Hugh Miller

Sources: The Ontario History of Brougham, Past! Present! Future?, by Robert A. Miller, 1973; Historic Ever Green Villa Bulldozed, by Pat Valentine, November, 2012.

Pickering, Ontario lost an important piece of its heritage when the house called Ever Green Villa was demolished last week.

Ever Green Villa wasn’t just any house. It was a grand old house on a farm property that was historically important. Located on a 1799 United Empire Loyalist grant, the farm was acquired by Scottish immigrant Elder George Barclay, a Baptist preacher, in 1819. Elder Barclay became a prominent advocate of political reforms promoted by William Lyon Mackenzie. Two of Barclay’s sons, George Jr and David, were also Mackenzie sympathizers and participated in the Upper Canada Rebellion of 1837. George Jr was arrested in December 1837, convicted and sentenced to three years in prison, to be followed by banishment to a penal colony in Van Dieman’s Land, but he was pardoned and released in 1839.

Elder Barclay’s farm passed to his youngest son, Eli. In approximately 1854, Eli replaced the original log cabin with a house he called Ever Green Villa. This was a large and handsome farm residence, built of clear white pine, and elaborately ornamented with gingerbread trim along the eaves of the house, including its verandahs. The Barclays surrounded the house with spectacular floral gardens. Many thought this house was the finest on the Brock Road; according to family lore, people from miles around would drive past Ever Green Villa on Sundays just to see the Barclay flower gardens.

Eli Barclay and his family stand in front of Ever Green Villa in 1865. (Click to embiggen.) Photo credit: Robert A. Miller estate

Ownership of the Barclay farm passed from Eli to his son Charles, who married my great-aunt, Caroline “Carrie” Stevenson, from Brougham, Ontario. Great-Aunt Carrie lived in Ever Green Villa for her entire married life. The farm was taken over by their second son Harold, who eventually sold it and moved to a farm near Lindsay, Ontario in 1958.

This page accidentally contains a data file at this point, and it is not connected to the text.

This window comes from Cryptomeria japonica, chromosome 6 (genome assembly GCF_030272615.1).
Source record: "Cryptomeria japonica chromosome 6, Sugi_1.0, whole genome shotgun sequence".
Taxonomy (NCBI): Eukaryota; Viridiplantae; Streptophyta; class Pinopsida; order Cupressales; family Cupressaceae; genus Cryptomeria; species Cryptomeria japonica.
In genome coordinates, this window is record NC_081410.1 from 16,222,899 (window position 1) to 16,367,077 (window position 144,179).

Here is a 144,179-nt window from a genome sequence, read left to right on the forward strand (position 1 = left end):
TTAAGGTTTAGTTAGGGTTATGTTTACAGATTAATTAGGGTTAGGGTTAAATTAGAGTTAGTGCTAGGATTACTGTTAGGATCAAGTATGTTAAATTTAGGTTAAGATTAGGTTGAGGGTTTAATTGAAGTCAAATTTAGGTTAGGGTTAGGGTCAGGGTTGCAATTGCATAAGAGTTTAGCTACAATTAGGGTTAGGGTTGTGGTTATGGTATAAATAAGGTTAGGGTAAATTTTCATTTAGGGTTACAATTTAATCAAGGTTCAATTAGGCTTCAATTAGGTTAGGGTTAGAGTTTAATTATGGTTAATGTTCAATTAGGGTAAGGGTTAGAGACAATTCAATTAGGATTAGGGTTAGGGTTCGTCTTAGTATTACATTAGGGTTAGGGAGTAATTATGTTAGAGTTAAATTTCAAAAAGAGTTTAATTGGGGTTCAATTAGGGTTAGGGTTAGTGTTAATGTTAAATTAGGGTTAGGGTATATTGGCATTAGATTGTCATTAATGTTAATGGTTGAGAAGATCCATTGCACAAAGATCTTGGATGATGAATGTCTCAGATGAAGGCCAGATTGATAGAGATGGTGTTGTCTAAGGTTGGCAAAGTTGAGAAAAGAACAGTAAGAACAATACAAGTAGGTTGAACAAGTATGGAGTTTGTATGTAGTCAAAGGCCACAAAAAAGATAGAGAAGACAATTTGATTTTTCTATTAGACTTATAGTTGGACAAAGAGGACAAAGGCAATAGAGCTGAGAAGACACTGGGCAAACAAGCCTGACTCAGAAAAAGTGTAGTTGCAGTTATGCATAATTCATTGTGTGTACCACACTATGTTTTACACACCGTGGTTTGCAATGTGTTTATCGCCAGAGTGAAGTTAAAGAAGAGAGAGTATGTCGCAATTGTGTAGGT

From mid-April until mid-December, 2011, the farmhouse was renovated. As the work progressed, daily progress reports and photos were posted to show the details of how our contractor started with, for example, this:

Before: old dining room (click on all photos to embiggen).

and ended with this:

After: Charlotte's new kitchen.

For those interested in reading about troubles and triumphs of this project from start to finish, all posts concerning it have been consolidated into an article entitled “2011 House Renovation”, located in the Pages section on the right-hand side.

As told by: Hugh Miller/Thistle Ha’.
Photo credit: Argentine Shorthorn Breeders Association.

Tarquinos cattle

Tarquinos cattle

While showing Shorthorns at the International Livestock Show in Chicago one year, Hugh Miller/Thistle Ha’ was introduced to Pedro Laco, Secretary of the Argentine Shorthorn Breeders Association. He remarked that the Miller name was famous in Argentina. Laco said that another John Miller, who “must have been a relative of yours” [debatable, sources differ whether this John Miller came from Scotland or England], sailed up the Río de la Plata in the 1820s with the first pedigreed bull imported into Argentina – a Shorthorn bull named Tarquin. It was at “The Caledonia” ranch near Cañuelas, Buenos Aires that John Miller began crossbreeding Tarquin with native Spanish cattle, resulting in such a remarkable improvement in the quality of the beef that he is considered the founder of the modern beef industry in Argentina.

Laco added that Tarquin had white feet. This proved to be a bad trait on the pampas, since the white hair attracted ticks. Tarquin proved to be so prepotent that it took ten generations to completely eliminate white feet from his “Tarquinos” offspring.

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